1.b. Reference Documentation

This README is just an introduction, but we also have reference documentation.

To use the reference documentation, you must understand how Authlogic's code is organized. There are 2 models, your Authlogic model and your ActiveRecord model:

  1. Authlogic::Session, your session models that extend Authlogic::Session::Base.
  2. Authlogic::ActsAsAuthentic, which adds in functionality to your ActiveRecord model when you call acts_as_authentic.

1.c. Installation

To install Authlogic, add this to your Gemfile:

gem 'authlogic'

And run bundle install.

2. Rails

Let's walk through a typical rails setup. (Compatibility)

2.a.1 The users table

If you want to enable all the features of Authlogic, a migration to create a User model might look like this:

class CreateUser < ActiveRecord::Migration
  def change
    create_table :users do |t|
      # Authlogic::ActsAsAuthentic::Email
      t.string    :email
      t.index     :email, unique: true

      # Authlogic::ActsAsAuthentic::Login
      t.string    :login

      # Authlogic::ActsAsAuthentic::Password
      t.string    :crypted_password
      t.string    :password_salt

      # Authlogic::ActsAsAuthentic::PersistenceToken
      t.string    :persistence_token
      t.index     :persistence_token, unique: true

      # Authlogic::ActsAsAuthentic::SingleAccessToken
      t.string    :single_access_token
      t.index     :single_access_token, unique: true

      # Authlogic::ActsAsAuthentic::PerishableToken
      t.string    :perishable_token
      t.index     :perishable_token, unique: true

      # See "Magic Columns" in Authlogic::Session::Base
      t.integer   :login_count, default: 0, null: false
      t.integer   :failed_login_count, default: 0, null: false
      t.datetime  :last_request_at
      t.datetime  :current_login_at
      t.datetime  :last_login_at
      t.string    :current_login_ip
      t.string    :last_login_ip

      # See "Magic States" in Authlogic::Session::Base
      t.boolean   :active, default: false
      t.boolean   :approved, default: false
      t.boolean   :confirmed, default: false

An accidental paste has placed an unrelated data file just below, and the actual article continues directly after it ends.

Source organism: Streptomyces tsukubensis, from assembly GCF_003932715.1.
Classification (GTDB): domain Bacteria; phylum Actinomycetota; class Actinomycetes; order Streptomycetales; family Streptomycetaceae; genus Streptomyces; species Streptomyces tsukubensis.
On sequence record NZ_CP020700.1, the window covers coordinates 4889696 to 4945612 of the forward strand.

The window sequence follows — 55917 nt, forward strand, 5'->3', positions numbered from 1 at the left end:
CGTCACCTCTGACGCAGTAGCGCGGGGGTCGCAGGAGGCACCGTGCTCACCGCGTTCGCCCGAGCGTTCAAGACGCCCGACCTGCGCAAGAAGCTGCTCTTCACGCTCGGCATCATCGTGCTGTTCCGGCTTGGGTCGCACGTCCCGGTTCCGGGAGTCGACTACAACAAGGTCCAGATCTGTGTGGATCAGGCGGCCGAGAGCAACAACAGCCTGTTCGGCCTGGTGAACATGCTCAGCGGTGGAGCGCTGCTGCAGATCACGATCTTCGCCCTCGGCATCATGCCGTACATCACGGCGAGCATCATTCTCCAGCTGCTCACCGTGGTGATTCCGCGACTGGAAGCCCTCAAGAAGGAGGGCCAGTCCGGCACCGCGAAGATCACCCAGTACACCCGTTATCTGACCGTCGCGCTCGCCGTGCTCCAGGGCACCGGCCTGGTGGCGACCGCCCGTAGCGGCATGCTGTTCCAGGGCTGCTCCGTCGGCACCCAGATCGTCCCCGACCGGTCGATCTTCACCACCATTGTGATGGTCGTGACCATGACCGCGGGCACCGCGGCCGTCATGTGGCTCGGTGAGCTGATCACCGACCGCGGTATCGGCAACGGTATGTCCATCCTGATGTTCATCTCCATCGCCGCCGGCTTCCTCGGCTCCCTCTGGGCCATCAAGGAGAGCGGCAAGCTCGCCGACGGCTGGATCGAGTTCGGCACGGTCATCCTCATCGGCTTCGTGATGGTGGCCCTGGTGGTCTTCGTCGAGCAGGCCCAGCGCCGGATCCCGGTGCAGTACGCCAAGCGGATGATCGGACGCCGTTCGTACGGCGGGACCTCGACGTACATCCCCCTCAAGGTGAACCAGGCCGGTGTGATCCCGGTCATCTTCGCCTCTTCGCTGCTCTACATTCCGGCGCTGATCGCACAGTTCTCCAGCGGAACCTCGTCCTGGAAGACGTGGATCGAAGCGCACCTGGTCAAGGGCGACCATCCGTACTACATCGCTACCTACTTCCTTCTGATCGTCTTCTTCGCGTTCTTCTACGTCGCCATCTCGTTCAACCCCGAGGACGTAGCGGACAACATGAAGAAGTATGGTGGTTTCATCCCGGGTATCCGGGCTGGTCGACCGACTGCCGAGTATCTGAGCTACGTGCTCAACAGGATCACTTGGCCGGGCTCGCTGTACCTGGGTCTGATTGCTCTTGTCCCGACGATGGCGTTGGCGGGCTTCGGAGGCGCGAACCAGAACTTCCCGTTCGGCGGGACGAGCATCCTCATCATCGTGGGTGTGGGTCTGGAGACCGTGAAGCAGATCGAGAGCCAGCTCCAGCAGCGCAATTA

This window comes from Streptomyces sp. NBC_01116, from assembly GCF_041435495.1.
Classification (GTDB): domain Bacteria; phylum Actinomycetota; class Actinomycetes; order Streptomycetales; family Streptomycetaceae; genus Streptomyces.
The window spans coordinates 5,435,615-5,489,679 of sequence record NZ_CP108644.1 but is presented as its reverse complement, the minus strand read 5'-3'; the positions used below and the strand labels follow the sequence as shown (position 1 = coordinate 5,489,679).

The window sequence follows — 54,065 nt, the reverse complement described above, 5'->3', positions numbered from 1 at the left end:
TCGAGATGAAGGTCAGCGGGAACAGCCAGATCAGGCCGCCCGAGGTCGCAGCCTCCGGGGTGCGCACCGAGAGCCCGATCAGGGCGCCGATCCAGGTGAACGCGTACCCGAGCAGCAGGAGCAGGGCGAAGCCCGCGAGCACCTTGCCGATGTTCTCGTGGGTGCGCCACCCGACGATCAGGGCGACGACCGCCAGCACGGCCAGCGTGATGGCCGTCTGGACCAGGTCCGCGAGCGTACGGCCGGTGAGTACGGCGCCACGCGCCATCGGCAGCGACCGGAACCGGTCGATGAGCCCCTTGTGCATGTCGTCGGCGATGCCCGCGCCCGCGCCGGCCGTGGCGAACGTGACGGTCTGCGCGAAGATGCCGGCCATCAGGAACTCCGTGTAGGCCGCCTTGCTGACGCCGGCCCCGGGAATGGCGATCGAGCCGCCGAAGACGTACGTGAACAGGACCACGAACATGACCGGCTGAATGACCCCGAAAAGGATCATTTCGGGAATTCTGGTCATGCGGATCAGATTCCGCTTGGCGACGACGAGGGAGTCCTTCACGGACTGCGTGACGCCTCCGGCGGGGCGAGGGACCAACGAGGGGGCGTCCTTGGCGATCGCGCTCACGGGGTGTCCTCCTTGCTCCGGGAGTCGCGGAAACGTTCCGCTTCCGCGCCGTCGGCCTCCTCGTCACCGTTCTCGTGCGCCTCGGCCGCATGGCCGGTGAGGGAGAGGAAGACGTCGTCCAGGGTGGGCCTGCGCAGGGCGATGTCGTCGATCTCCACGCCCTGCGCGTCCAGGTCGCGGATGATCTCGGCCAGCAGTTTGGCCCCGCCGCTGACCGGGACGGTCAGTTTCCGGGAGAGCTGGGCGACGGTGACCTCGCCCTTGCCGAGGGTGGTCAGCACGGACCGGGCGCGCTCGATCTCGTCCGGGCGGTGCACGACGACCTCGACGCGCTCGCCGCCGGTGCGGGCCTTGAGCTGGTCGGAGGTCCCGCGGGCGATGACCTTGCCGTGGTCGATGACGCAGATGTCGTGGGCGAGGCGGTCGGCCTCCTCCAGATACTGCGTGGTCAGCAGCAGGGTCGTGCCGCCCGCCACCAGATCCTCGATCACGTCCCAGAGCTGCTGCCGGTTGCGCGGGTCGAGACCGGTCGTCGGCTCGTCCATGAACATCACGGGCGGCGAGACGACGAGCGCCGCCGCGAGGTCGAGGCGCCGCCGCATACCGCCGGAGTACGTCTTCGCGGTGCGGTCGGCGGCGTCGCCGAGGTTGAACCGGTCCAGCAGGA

t.timestamps
    end
  end
end

In the User model,

class User < ApplicationRecord
  acts_as_authentic

  # Validate email, login, and password as you see fit.
  #
  # Authlogic < 5 added these validation for you, making them a little awkward
  # to change. In 4.4.0, those automatic validations were deprecated. See
  # https://github.com/binarylogic/authlogic/blob/master/doc/use_normal_rails_validation.md
  validates :email,
    format: {
      with: /@/,
      message: "should look like an email address."
    },
    length: { maximum: 100 },
    uniqueness: {
      case_sensitive: false,
      if: :will_save_change_to_email?
    }

  validates :login,
    format: {
      with: /\A[a-z0-9]+\z/,
      message: "should use only letters and numbers."
    },
    length: { within: 3..100 },
    uniqueness: {
      case_sensitive: false,
      if: :will_save_change_to_login?
    }

  validates :password,
    confirmation: { if: :require_password? },
    length: {
      minimum: 8,
      if: :require_password?
    }
  validates :password_confirmation,
    length: {
      minimum: 8,
      if: :require_password?
  }
end

2.a.2. UserSession model

And define a corresponding model in app/models/user_session.rb:

class UserSession < Authlogic::Session::Base
end

2.b. Controller

Your sessions controller will look just like your other controllers.

class UserSessionsController < ApplicationController
  def new
    @user_session = UserSession.new
  end